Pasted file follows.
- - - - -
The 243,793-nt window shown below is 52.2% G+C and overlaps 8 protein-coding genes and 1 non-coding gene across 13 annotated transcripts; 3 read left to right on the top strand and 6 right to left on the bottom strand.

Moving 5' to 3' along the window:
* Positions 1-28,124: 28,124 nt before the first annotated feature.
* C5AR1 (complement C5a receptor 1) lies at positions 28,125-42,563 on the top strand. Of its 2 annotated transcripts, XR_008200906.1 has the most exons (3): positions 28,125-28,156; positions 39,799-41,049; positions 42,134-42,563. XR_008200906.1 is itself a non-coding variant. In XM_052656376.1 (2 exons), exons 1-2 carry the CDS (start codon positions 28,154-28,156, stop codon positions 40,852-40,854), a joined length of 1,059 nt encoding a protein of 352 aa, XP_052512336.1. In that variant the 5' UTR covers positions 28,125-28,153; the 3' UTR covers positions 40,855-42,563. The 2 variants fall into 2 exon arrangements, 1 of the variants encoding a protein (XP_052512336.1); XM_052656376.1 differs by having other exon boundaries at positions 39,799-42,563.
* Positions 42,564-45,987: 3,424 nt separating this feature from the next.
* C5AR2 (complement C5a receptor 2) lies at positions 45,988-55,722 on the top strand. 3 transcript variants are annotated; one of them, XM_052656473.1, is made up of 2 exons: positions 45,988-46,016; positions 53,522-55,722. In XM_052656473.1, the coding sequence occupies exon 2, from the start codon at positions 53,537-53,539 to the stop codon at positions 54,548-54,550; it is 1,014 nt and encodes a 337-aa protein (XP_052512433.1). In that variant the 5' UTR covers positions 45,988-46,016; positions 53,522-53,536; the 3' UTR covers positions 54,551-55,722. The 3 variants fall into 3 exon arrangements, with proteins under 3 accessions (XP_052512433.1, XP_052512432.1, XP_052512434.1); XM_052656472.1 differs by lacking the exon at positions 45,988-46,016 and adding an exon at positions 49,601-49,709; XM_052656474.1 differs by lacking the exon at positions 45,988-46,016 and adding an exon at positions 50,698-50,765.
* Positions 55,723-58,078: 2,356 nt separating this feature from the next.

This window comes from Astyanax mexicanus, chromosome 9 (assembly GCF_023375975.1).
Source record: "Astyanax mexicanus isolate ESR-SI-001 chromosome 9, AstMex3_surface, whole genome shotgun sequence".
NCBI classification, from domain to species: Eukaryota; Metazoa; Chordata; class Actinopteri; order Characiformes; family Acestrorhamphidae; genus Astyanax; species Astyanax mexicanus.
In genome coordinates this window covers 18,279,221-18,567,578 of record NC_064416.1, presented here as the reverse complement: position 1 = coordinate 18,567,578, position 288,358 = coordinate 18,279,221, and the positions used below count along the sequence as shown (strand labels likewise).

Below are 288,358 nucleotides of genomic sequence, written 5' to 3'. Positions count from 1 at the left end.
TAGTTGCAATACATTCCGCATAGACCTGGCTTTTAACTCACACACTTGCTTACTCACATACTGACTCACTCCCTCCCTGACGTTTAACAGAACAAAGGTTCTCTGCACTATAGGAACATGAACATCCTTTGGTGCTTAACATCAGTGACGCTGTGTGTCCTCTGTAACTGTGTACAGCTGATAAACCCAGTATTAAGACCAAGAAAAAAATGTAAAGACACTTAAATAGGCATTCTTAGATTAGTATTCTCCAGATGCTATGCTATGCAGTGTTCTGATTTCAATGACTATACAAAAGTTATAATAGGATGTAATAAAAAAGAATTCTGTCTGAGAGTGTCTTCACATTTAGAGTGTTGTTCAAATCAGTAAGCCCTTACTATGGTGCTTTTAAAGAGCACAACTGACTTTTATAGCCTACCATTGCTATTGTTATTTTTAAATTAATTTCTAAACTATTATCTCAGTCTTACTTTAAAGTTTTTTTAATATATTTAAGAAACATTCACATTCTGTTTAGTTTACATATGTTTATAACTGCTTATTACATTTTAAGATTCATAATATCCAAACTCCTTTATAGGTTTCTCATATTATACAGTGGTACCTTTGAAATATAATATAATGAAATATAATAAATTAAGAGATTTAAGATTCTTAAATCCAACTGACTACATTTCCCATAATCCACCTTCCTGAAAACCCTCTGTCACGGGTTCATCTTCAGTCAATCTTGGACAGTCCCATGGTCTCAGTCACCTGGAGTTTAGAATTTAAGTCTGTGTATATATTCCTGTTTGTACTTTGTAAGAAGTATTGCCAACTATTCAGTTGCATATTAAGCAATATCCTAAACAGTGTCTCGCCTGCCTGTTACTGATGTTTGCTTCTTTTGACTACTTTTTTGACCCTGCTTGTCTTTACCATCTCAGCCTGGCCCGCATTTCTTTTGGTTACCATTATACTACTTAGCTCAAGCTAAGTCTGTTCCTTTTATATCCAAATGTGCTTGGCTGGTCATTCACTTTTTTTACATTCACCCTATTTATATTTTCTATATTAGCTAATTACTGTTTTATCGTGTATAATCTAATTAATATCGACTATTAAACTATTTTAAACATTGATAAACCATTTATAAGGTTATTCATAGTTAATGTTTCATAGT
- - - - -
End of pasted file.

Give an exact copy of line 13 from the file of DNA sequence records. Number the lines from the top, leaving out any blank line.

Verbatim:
TAGTTGCAATACATTCCGCATAGACCTGGCTTTTAACTCACACACTTGCTTACTCACATACTGACTCACTCCCTCCCTGACGTTTAACAGAACAAAGGTTCTCTGCACTATAGGAACATGAACATCCTTTGGTGCTTAACATCAGTGACGCTGTGTGTCCTCTGTAACTGTGTACAGCTGATAAACCCAGTATTAAGACCAAGAAAAAAATGTAAAGACACTTAAATAGGCATTCTTAGATTAGTATTCTCCAGATGCTATGCTATGCAGTGTTCTGATTTCAATGACTATACAAAAGTTATAATAGGATGTAATAAAAAAGAATTCTGTCTGAGAGTGTCTTCACATTTAGAGTGTTGTTCAAATCAGTAAGCCCTTACTATGGTGCTTTTAAAGAGCACAACTGACTTTTATAGCCTACCATTGCTATTGTTATTTTTAAATTAATTTCTAAACTATTATCTCAGTCTTACTTTAAAGTTTTTTTAATATATTTAAGAAACATTCACATTCTGTTTAGTTTACATATGTTTATAACTGCTTATTACATTTTAAGATTCATAATATCCAAACTCCTTTATAGGTTTCTCATATTATACAGTGGTACCTTTGAAATATAATATAATGAAATATAATAAATTAAGAGATTTAAGATTCTTAAATCCAACTGACTACATTTCCCATAATCCACCTTCCTGAAAACCCTCTGTCACGGGTTCATCTTCAGTCAATCTTGGACAGTCCCATGGTCTCAGTCACCTGGAGTTTAGAATTTAAGTCTGTGTATATATTCCTGTTTGTACTTTGTAAGAAGTATTGCCAACTATTCAGTTGCATATTAAGCAATATCCTAAACAGTGTCTCGCCTGCCTGTTACTGATGTTTGCTTCTTTTGACTACTTTTTTGACCCTGCTTGTCTTTACCATCTCAGCCTGGCCCGCATTTCTTTTGGTTACCATTATACTACTTAGCTCAAGCTAAGTCTGTTCCTTTTATATCCAAATGTGCTTGGCTGGTCATTCACTTTTTTTACATTCACCCTATTTATATTTTCTATATTAGCTAATTACTGTTTTATCGTGTATAATCTAATTAATATCGACTATTAAACTATTTTAAACATTGATAAACCATTTATAAGGTTATTCATAGTTAATGTTTCATAGT